In the first quarter of 2015, the Dutch surplus on the current account of the balance of payments was EUR 21 billion, or 13% of its gross domestic product (GDP). The 2015 first-quarter surplus is EUR 1 billion above that recorded in the first quarter of 2014. Goods and services and income all contributed to this rise. The Dutch net international investment position grew to EUR 708 billion, or 107% of annual GDP. Driven mainly by capital gains, underlying external claims and liabilities increased.
In the first quarter of 2015, the Netherlands achieved a higher surplus on goods and services compared to the first quarter of 2014. The growth of the balance on goods was the result of lower export (-3%) and import (-5%) values, which were fully attributable to lower export and import prices. Trading volumes increased. The decrease in value was concentrated in energy products (natural gas, oil and other energy sources). The price for crude oil in USD was considerably lower this quarter compared to the same period last year, leading to a lower price in EUR despite the higher USD exchange rate. Services saw a rise in the value of exports (7%) as well as imports (6%) compared to the year before, broadly driven by travel, business services, transportation (albeit to a lesser extent) and other services. Profits on foreign equity capital and interest on intragroup loans again yielded the Netherlands more than it had to pay abroad, resulting in a positive balance of EUR 11 billion. Income from securities and capital market paper showed an opposite picture, with negative balances of EUR -1 billion and EUR -4 billion, however, following the atypical deficit in the fourth quarter, the Netherlands saw an increase in primary income flows from abroad again.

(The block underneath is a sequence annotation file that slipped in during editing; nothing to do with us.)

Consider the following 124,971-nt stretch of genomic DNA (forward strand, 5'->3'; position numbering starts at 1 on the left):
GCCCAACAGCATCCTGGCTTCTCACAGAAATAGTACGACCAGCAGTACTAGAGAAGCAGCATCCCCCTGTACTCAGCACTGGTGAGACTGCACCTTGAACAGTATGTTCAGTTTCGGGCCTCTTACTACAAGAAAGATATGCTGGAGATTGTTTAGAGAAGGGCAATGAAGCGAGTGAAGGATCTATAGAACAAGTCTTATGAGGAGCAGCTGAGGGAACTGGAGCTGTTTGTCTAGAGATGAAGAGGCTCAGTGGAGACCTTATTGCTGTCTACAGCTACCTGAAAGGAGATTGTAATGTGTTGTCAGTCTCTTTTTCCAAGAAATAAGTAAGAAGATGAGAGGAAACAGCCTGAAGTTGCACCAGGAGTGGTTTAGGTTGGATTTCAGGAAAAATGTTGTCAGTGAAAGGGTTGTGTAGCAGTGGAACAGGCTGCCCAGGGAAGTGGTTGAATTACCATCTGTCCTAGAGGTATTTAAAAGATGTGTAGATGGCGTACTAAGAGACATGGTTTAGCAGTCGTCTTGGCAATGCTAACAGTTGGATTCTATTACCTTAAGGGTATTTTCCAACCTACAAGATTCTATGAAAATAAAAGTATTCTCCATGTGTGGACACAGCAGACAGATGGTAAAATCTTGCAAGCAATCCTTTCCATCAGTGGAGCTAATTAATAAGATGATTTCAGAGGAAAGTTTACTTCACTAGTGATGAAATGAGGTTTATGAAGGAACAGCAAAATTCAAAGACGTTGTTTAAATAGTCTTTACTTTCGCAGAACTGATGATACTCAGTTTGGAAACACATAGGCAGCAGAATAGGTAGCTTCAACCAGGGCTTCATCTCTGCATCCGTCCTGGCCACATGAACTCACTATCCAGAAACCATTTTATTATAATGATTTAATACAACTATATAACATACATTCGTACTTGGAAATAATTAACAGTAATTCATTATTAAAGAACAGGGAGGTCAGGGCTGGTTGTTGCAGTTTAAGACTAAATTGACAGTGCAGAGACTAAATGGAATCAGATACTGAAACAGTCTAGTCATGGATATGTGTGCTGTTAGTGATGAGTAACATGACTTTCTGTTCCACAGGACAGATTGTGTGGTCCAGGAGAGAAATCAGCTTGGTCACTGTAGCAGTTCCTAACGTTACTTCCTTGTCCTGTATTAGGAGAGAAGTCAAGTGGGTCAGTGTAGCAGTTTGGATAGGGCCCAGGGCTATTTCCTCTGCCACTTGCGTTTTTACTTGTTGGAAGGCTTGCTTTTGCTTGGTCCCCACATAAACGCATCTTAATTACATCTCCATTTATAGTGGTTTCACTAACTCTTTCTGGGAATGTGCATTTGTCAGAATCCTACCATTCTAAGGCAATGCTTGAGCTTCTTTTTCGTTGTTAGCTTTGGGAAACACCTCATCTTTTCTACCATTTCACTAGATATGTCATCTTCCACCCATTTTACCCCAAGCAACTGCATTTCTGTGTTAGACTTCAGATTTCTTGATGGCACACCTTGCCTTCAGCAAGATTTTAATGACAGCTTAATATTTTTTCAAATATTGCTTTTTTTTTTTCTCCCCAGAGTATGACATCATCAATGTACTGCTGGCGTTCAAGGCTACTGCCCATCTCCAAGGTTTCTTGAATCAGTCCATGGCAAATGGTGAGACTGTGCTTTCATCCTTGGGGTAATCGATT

Financial transactions and net international investment position
Both external claims and liabilities went up, by EUR 68 billion and EUR 54 billion respectively. All in all, cross-border financial transactions contributed to the rise of the Dutch net international investment position. Direct investments were an exception to this pattern. Foreign direct investment in the Netherlands amounted to EUR 19 billion, mainly driven by the takeover of the Dutch real estate fund Corio N.V. by the French Klépierre. Dutch direct investment abroad lagged behind with EUR 12 billion.
Securities transactions saw decidedly large sales, both in Dutch sales of foreign securities (EUR 10 billion) and foreign sales of Dutch securities (EUR 20 billion). The sale of foreign securities amounted to EUR 23 billion and concentrated exclusively on the equities trade, with pension funds and investment funds limiting their foreign holdings (due in part to the pension funds withdrawing their participations). This was offset by foreign bond purchases worth EUR 13 billion, with French, US and Belgian bonds proving most popular. Foreign securities sales exclusively concerned Dutch capital market paper, spread over different sectors. On balance, Dutch money market paper was placed abroad.
In the first quarter of 2015, the Dutch net international investment position mainly increased as a result of value changes. Combined with financial transactions this resulted in a rise of net external assets by EUR 135 billion to EUR 708 billion. A substantial part can be attributed to the pension funds and related entities. These institutions heavily invest in foreign bonds, which strongly increased in value due to fallen interest rates. Moreover, they have concluded interest rate derivatives contracts on a large scale to hedge against falling interest rates. Now that interest rates have been low for a prolonged period, the value of those derivatives has increased. Naturally, pension funds' liabilities also increased in value, but these liabilities are of a domestic nature.